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United States v. Stinson

United States District Court, N.D. Indiana, Fort Wayne Division

June 21, 2018

UNITED STATES OF AMERICA
v.
CAMARI STINSON

          OPINION AND ORDER

          THERESA L. SPRINGMANN CHIEF JUDGE

         This matter is before the Court on Defendant Camari Stinson's Verified Petition to Withdraw Guilty Pleas [ECF No. 109], filed on April 30, 2018. The Court, having reviewed the parties' written submissions and the transcript of the change of plea hearing, and having conducted an evidentiary hearing on the matter, now denies the Defendant's request to withdraw his pleas of guilty to Counts I, II, and III of the Indictment charging him with being a felon in possession of a firearm, in violation of 18 U.S.C. § 922(g)(1), distributing a controlled substance, in violation of 21 U.S.C. § 841(a)(1), and possession of a firearm in furtherance of a drug trafficking crime, in violation of 18 U.S.C. § 924(c).

         BACKGROUND

         On May 27, 2015, the Defendant was charged in a three-count Indictment with being a felon in possession of a firearm from December 29, 2014, continuing to February 25, 2015 (18 U.S.C. § 922(g)(1)), distributing a controlled substance on January 29, 2015 (21 U.S.C. § 841(a)(1)), and possession of a firearm in furtherance of the January 29 drug trafficking crime (18 U.S.C. § 924(c)). A jury trial was scheduled to begin on December 5, 2017. On November 30, 2017, the Defendant filed a Motion to Plea[d] Guilty to Counts II and III [ECF No. 93]. The Defendant stated that he wished to enter pleas of guilty to Counts II and III without the benefit of a plea agreement, which would leave Count I, the felon in possession charge, for trial. On December 1, the Court conducted a telephonic status conference and set the change of plea hearing for December 4.[1]

         On December 4, 2017, the Defendant entered pleas of guilty without the benefit of a plea agreement to all three counts before the undersigned judge. A sentencing hearing was scheduled for March 29, 2018. A probation officer prepared a Presentence Investigation Report, to which the Defendant filed objections. The objections centered around the recitation of the offense conduct, particularly as it related to relevant conduct for the felon in possession charge, including whether the Defendant used the firearm in an attempted murder that resulted in serious bodily injury. With respect to conduct during the January 29, 2015, drug transaction, the Defendant's only objection was to the factual assertion that he made comments about his involvement in the shooting prior to the CI and to the undercover agent completing the controlled buy.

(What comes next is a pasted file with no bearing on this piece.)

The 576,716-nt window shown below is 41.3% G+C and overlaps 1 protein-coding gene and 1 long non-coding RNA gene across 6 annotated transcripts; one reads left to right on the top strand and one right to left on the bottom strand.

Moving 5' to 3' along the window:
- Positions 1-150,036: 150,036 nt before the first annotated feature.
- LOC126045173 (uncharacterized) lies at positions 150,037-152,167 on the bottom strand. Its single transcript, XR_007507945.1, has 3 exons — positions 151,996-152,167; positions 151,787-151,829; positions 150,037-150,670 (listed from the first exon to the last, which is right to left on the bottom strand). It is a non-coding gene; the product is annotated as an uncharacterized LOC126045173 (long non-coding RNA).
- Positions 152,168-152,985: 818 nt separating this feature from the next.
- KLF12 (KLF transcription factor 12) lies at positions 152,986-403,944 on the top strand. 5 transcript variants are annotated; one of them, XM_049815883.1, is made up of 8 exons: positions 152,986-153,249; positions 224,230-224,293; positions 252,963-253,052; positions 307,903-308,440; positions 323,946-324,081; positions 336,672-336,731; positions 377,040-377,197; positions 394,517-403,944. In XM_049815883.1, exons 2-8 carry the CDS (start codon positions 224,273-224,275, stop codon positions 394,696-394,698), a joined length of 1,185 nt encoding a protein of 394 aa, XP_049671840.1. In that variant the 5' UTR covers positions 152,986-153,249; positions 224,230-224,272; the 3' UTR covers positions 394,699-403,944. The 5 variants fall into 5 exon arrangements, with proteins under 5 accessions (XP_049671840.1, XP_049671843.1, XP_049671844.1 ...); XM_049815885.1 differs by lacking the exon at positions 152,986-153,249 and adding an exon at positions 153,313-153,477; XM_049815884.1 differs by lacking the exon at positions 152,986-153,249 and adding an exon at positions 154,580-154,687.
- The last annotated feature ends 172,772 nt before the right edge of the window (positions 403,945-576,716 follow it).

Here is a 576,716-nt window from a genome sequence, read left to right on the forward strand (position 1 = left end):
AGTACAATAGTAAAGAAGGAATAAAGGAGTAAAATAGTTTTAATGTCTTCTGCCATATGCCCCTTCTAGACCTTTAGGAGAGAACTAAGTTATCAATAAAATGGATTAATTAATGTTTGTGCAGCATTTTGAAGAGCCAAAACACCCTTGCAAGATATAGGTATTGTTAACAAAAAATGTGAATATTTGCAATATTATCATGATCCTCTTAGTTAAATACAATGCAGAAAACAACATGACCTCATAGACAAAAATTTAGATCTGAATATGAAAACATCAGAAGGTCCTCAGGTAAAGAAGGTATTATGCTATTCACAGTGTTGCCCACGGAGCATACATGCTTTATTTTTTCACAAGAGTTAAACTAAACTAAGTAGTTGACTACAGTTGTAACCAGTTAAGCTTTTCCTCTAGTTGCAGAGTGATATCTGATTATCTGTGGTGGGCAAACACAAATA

The Court scheduled an evidentiary hearing to address the objections, but vacated it after the Defendant expressed a desire to withdraw his guilty plea. In his Verified Petition to Withdraw, the Defendant asserted that his cousin's death plunged him into depression at a time when he was attempting to wean himself from prescribed anti-depressant medication. He further asserted that this caused “an inability in my mind to be properly prepared for trial in this case” and feeling “pressured to plead guilty . . . as my only remaining option.” (Verified Pet. 1.) The Defendant maintains that he “did not commit these offenses, such that all required elements could be proven beyond a reasonable doubt.” (Id. at 2.)

         The Court took the Petition under advisement and set the matter for an evidentiary hearing to further develop the record, specifically identifying several issues that remained unclear from the Verified Petition. At the June 15, 2018, hearing the Government presented the testimony of Agent Wayne Lessner from the Bureau of Alcohol, Tobacco, Firearms, and Explosives to address the Defendant's claim that he is innocent of the charges to which he pled guilty. The Defendant did not present testimony. At the conclusion of the hearing, neither party requested the opportunity to submit additional briefing, but opted to rely on the presentations made to the Court.